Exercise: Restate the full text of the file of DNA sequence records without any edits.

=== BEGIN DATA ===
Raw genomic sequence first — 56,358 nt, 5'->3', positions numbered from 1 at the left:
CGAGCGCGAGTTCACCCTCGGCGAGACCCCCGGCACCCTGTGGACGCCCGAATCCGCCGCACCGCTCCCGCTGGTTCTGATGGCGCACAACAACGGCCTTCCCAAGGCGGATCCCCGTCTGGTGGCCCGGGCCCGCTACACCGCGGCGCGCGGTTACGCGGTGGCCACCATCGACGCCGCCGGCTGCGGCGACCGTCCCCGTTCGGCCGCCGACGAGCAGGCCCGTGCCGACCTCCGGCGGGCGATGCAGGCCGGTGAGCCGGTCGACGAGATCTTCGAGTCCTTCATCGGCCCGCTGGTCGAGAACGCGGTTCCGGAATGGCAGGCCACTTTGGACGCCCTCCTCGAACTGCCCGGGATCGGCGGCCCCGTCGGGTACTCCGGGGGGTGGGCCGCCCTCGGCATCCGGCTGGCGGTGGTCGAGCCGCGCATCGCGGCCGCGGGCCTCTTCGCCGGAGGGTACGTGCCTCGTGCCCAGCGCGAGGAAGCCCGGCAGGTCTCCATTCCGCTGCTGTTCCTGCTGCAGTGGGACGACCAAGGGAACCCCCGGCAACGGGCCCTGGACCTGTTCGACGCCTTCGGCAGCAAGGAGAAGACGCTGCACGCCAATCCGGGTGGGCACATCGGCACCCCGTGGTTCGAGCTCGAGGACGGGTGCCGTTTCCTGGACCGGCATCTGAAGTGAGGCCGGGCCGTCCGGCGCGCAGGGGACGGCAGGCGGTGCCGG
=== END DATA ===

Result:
Raw genomic sequence first — 56,358 nt, 5'->3', positions numbered from 1 at the left:
CGAGCGCGAGTTCACCCTCGGCGAGACCCCCGGCACCCTGTGGACGCCCGAATCCGCCGCACCGCTCCCGCTGGTTCTGATGGCGCACAACAACGGCCTTCCCAAGGCGGATCCCCGTCTGGTGGCCCGGGCCCGCTACACCGCGGCGCGCGGTTACGCGGTGGCCACCATCGACGCCGCCGGCTGCGGCGACCGTCCCCGTTCGGCCGCCGACGAGCAGGCCCGTGCCGACCTCCGGCGGGCGATGCAGGCCGGTGAGCCGGTCGACGAGATCTTCGAGTCCTTCATCGGCCCGCTGGTCGAGAACGCGGTTCCGGAATGGCAGGCCACTTTGGACGCCCTCCTCGAACTGCCCGGGATCGGCGGCCCCGTCGGGTACTCCGGGGGGTGGGCCGCCCTCGGCATCCGGCTGGCGGTGGTCGAGCCGCGCATCGCGGCCGCGGGCCTCTTCGCCGGAGGGTACGTGCCTCGTGCCCAGCGCGAGGAAGCCCGGCAGGTCTCCATTCCGCTGCTGTTCCTGCTGCAGTGGGACGACCAAGGGAACCCCCGGCAACGGGCCCTGGACCTGTTCGACGCCTTCGGCAGCAAGGAGAAGACGCTGCACGCCAATCCGGGTGGGCACATCGGCACCCCGTGGTTCGAGCTCGAGGACGGGTGCCGTTTCCTGGACCGGCATCTGAAGTGAGGCCGGGCCGTCCGGCGCGCAGGGGACGGCAGGCGGTGCCGG